Thirteen-year-old Paityn Martin has a dream.
She has her heart set on playing softball for highly competitive perennial powerhouse for Kaplan High School.
Right now, she’s honing her skills at second base by playing for both a recreational team- LA Hearts- and an all-star team- Voodoo. She’s on the field for about 50 games a year and often practices every day.
In March, though, while involved in the all-stars team, Paityn began to experience breathing difficulty that impacted her ability to play.
“It didn’t feel like I was going to quite pass out, but it felt like my heart was beating at a much faster pace and it was hard to catch my breath,” said Paityn, who also cheers and shows livestock in 4-H. “My lungs were pounding harder than usual. It was not the best feeling.”
She was affected most on base running.
“I was able to go full speed until I crossed about second and I started getting short of breath and it would slow me down,” she said.
Shane Roche, Paityn’s father and coach, wasn’t that worried the first time it happened because he was pushing the girls harder for all stars, practicing almost every day, and thought she was just adjusting to the increase in intensity.
“She’s always been very active,” he said. “She wakes at five o’clock every morning to feed her livestock and goes to bed at 10 at night. She’s either at softball practice, cheer or working her livestock. She’s 64 pounds soaking wet. She’s by far the smallest girl on the team and the most fit looking She shouldn’t be short of breath.”
When her shortness of breath happened a second time, Roche scheduled an appointment with a family practice doctor, who found troublesome results on an x-ray of Paityn’s lungs. He ordered a CT scan, diagnosed her with exercise-induced asthma, prescribed an inhaler and referred Paityn to Dr. Dean Edell, a pediatric pulmonary specialist at Our Lady of Lourdes Women’s & Children’s, partner of Our Lady of Lake Children’s Health.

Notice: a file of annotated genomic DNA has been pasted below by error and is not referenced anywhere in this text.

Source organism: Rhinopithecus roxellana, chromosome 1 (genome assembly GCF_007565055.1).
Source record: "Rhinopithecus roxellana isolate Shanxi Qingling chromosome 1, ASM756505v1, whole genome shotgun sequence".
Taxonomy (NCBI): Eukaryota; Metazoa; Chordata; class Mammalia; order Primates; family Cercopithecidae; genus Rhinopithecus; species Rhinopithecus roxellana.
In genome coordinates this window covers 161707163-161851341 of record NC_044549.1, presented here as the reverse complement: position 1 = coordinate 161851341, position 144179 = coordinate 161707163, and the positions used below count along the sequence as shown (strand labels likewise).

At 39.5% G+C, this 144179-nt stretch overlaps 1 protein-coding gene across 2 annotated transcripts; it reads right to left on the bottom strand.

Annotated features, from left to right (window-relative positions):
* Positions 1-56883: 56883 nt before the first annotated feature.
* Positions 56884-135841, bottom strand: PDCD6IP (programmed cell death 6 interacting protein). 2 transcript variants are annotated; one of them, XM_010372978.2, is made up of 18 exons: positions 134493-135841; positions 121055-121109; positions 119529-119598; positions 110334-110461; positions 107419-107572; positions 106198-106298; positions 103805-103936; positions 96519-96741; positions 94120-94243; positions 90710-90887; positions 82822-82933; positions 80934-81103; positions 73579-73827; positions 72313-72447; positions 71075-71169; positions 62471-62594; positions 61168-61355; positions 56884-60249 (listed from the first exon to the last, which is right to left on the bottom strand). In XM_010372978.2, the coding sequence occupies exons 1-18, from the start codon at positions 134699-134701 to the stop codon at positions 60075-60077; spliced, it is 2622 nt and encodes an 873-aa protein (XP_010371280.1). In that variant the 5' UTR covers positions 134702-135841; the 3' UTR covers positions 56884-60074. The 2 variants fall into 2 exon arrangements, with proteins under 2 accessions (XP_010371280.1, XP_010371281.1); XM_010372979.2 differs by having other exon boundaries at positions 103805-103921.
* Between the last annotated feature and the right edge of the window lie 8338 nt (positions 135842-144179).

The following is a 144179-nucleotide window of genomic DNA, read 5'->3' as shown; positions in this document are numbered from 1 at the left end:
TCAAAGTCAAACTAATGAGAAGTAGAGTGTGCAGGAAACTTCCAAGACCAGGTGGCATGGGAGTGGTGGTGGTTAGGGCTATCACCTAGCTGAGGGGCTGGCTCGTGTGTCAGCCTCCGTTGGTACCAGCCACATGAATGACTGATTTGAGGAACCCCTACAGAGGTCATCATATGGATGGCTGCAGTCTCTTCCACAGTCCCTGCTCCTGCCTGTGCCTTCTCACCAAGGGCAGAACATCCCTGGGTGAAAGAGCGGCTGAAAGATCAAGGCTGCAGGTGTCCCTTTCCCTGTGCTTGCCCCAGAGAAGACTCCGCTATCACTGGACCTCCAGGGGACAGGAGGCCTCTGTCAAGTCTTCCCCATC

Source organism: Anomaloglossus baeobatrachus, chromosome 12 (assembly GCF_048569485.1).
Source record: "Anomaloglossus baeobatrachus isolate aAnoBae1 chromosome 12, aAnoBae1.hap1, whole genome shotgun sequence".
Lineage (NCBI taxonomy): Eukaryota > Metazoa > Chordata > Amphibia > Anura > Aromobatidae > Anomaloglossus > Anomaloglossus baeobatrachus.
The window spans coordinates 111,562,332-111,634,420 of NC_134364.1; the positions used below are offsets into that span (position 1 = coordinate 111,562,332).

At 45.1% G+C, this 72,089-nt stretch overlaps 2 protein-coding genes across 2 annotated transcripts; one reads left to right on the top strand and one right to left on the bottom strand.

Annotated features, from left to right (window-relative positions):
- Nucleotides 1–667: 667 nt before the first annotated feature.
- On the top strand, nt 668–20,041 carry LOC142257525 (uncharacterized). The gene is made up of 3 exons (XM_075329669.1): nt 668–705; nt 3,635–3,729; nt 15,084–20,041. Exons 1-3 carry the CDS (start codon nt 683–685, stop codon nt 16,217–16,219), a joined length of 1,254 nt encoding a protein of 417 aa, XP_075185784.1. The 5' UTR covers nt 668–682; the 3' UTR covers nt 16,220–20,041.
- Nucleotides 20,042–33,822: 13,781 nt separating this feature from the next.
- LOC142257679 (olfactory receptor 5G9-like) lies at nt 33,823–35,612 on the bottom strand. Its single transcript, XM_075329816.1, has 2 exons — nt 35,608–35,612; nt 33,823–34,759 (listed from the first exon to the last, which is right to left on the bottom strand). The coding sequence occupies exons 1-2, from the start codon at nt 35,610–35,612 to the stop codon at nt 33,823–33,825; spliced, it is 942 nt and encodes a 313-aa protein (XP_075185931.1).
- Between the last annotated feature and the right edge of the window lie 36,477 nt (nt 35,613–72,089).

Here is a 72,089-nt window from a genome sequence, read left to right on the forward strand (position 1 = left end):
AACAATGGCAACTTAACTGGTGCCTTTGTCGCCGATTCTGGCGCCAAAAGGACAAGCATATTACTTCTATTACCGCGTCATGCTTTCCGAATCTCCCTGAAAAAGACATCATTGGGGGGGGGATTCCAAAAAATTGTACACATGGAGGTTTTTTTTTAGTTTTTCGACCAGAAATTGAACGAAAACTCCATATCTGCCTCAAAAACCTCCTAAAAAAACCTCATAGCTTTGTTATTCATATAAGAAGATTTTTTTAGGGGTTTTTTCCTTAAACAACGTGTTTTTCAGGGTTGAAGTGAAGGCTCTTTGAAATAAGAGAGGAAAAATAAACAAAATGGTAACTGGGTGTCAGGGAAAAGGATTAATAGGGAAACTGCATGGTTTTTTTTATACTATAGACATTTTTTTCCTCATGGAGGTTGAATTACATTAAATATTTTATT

The asthma inhaler, used right before practice or a game, helped somewhat and Paityn never sat out.
She saw Dr. Edell in late April and, after examining her and reviewing x-rays and CT scans, diagnosed her with dyspnea-a term for shortness of breath.
“If you were to run up three flights of stairs and someone said, ‘OK, let’s run up another flight of stairs,’ that feeling of just being air starved would probably be a good way to describe dyspnea,” Edell said.
It can be caused by asthma, lung disease, heart disease, obesity and even anxiety. Paityn’s was found to be caused by undiagnosed chronic lung disease.
Edell said that there are two common types of lung disease: obstructive, such as asthma, and restrictive, such as stiff lungs with poor elasticity.
Most children have obstructive disease; adults have both mixed and individual, he said. Paityn’s presented with significant restricted lung disease, which is uncommon. She also has a component of obstructive disease as well.
He explained it this way.
“Picture and old rubber band,” Edell said. “When you stretch it, it’s very brittle and it doesn’t have much elasticity. That’s emphysema. That’s restricted disease. You can’t really do too much for them. Obstructive disease is like a charley horse in your calf, when the smooth muscle spasms. Your lungs have smooth muscles around the airways and when it spasms you have to relax it. We treated her with an anti-inflammatory drug, a drug to open up her lungs, and a drug to stop her lungs from closing in the first place.”
Edell believes Paityn hadn’t experienced significant breathlessness before because her reserves didn’t become depleted until her competition level increased.
“When you’re 11, you’re competing against kids that have been playing sports for a couple years,” Edell said. “When you’re 12, kids are starting to drop off, getting more competitive each year, so the ones that are not really in good shape or conditioned or athletic are going to show signs of failing.”
Because Paityn’s underlying lung issues are permanent- one lung is smaller than the other- she will always have to deal with dyspnea and will probably stay at the high end of mild to moderate limitation on a pulmonary function scale. She’s on a regimen that has her using one inhaler twice a day every day and another before practice or a game.
“I can make it a lot longer, probably all the way to home full speed,” she said.
The good news for Paityn, though, is her medications are keeping her dream of playing second base in high school ball alive.
For more than 35 years and counting, Our Lady of Lourdes Women’s & Children’s Hospital has been the area’s leader in pediatric specialty care. We are home to the most pediatric specialists and the region’s only Pediatric Intensive Care Unit backed by more than 300 specialists in the statewide Our Lady of the Lake Children’s Health Network. Visit LourdesRMC.com to learn more.